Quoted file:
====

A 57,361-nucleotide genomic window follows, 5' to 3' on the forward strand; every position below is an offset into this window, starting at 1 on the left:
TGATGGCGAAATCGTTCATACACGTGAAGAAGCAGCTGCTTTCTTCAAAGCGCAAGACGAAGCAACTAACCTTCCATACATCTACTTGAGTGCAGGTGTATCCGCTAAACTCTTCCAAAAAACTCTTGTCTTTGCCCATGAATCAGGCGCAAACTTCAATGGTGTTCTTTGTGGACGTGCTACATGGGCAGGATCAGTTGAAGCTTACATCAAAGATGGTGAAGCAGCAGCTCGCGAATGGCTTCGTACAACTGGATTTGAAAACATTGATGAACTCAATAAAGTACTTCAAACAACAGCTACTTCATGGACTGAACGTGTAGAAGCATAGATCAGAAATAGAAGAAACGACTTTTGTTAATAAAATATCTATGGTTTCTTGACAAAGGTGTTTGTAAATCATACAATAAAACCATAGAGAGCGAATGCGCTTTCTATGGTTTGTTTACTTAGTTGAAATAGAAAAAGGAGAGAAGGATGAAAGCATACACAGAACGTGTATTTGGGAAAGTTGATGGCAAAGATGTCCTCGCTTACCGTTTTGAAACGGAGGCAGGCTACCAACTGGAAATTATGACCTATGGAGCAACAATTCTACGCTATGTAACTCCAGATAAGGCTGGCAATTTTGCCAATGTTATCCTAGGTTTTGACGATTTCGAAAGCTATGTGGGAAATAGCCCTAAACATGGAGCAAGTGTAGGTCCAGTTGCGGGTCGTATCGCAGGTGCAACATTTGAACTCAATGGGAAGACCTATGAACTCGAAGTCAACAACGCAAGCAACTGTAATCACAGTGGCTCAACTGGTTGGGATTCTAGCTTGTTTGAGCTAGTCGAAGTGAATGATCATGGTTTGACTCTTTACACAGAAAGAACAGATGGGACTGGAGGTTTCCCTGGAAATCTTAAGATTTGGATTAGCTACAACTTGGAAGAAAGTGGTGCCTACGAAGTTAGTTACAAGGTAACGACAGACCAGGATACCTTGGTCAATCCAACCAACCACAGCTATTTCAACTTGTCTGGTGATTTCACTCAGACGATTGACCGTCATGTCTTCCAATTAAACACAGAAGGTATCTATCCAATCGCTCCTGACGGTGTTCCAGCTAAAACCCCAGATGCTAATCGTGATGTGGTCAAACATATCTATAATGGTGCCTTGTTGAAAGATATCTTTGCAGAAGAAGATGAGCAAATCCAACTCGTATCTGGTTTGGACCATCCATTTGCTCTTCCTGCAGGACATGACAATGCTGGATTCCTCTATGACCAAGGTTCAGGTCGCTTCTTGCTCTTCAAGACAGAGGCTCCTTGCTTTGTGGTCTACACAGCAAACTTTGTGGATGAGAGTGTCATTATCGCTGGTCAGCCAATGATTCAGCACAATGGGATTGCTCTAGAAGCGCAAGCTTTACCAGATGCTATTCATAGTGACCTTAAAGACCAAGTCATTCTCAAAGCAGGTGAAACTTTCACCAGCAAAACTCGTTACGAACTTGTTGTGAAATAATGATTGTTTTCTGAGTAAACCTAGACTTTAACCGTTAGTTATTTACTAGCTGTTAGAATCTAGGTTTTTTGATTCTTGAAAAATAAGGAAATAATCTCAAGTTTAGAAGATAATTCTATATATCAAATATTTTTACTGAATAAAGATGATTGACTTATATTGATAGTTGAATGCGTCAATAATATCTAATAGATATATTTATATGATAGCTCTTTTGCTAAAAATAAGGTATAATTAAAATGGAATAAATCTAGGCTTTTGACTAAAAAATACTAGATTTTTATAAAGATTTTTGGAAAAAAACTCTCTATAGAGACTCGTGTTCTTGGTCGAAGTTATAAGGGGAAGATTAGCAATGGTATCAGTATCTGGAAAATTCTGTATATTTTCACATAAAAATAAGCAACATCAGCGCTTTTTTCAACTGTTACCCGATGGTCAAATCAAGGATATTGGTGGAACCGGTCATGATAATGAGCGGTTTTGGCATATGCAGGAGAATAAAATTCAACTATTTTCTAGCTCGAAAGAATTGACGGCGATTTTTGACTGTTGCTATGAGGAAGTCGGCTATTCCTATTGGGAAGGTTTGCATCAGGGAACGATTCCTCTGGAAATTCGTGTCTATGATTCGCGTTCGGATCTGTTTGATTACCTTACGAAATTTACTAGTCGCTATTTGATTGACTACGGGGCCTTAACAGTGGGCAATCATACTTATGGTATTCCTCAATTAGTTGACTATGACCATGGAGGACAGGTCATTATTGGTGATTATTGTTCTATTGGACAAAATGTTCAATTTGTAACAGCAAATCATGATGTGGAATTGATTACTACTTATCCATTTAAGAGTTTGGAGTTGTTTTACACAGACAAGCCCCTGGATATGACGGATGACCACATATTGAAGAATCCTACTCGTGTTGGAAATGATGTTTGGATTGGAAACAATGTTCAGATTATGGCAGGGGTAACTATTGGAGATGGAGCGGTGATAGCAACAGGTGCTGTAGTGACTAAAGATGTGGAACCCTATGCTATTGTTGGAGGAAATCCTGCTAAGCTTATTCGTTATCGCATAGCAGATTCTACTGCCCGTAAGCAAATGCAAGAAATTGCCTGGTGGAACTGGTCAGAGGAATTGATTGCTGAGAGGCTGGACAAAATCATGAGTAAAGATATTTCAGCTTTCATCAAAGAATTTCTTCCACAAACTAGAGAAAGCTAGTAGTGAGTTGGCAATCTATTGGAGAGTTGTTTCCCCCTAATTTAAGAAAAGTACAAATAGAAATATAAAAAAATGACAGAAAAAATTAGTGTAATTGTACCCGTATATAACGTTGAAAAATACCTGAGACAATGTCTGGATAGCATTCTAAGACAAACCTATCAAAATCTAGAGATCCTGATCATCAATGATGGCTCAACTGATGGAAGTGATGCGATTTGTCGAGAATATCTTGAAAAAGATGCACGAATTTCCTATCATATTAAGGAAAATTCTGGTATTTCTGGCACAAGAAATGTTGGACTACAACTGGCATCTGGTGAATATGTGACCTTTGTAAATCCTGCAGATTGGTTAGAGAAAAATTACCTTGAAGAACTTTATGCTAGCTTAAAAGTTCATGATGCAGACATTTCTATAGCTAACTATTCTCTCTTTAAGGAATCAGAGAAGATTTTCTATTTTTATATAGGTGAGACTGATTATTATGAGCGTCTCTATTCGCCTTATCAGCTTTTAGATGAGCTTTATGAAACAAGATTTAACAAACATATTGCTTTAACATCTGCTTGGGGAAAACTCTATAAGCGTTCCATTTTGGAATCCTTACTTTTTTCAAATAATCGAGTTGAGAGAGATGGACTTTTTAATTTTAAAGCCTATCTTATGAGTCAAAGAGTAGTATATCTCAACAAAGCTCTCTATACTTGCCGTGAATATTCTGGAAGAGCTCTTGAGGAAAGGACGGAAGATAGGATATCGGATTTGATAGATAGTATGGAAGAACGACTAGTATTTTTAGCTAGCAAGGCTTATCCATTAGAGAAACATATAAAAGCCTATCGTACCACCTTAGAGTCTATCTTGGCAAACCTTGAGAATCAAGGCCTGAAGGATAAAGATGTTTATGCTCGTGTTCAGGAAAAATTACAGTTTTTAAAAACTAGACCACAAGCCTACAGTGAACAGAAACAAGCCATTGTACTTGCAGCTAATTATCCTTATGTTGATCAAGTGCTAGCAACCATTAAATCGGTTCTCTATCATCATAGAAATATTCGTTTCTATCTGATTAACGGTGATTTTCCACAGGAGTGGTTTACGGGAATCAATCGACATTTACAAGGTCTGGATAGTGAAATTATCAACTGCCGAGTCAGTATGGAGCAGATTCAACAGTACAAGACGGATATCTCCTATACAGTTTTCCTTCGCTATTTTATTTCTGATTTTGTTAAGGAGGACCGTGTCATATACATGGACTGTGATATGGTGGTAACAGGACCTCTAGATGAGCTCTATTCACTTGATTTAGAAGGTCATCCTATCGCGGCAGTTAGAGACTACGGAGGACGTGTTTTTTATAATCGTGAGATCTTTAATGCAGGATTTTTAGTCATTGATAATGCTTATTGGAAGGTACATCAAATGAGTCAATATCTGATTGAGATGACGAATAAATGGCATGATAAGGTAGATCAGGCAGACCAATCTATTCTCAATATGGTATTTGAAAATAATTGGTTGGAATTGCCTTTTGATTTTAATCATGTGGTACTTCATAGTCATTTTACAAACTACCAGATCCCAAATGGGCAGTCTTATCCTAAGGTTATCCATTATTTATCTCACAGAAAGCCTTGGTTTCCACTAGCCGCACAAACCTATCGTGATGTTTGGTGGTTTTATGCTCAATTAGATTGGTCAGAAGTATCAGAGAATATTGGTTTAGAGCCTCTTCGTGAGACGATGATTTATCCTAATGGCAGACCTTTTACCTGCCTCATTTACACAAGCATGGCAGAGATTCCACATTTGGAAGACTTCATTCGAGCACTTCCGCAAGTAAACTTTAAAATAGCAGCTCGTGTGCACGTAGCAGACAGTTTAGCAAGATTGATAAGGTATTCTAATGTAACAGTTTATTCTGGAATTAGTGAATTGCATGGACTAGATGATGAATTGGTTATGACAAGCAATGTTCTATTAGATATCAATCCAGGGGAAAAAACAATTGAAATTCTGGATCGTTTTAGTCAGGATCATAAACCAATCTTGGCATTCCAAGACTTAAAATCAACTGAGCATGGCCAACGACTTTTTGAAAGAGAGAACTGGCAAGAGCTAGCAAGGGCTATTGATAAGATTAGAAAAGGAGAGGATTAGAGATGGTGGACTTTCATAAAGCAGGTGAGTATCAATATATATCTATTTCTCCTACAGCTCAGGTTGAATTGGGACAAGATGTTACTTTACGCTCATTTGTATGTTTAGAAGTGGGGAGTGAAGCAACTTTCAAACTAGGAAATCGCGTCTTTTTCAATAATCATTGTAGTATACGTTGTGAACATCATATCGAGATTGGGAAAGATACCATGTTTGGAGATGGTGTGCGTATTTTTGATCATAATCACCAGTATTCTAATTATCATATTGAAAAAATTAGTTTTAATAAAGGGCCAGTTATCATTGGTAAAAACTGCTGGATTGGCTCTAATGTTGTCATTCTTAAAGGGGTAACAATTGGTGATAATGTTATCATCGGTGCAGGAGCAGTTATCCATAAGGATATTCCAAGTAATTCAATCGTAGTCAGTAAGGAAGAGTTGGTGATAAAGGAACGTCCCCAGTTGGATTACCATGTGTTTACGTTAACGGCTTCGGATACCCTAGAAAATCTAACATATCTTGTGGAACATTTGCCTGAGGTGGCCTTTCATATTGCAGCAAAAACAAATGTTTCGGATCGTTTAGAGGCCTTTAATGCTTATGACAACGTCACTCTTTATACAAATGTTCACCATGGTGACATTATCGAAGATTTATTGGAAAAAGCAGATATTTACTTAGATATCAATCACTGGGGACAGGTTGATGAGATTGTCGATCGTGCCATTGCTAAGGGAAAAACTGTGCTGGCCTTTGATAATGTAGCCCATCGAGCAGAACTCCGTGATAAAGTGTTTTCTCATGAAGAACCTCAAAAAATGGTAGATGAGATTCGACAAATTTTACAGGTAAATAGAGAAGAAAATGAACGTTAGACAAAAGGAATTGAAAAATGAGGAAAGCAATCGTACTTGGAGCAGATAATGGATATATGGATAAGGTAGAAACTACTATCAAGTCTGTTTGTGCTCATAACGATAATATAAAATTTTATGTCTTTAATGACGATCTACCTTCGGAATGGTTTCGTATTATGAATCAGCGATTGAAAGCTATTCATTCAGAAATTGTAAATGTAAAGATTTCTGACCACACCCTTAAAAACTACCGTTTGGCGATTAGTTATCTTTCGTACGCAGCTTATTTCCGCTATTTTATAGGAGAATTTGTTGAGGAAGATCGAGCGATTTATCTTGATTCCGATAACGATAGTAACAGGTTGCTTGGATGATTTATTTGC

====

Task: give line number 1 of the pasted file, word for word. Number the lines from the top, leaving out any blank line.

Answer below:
A 57,361-nucleotide genomic window follows, 5' to 3' on the forward strand; every position below is an offset into this window, starting at 1 on the left: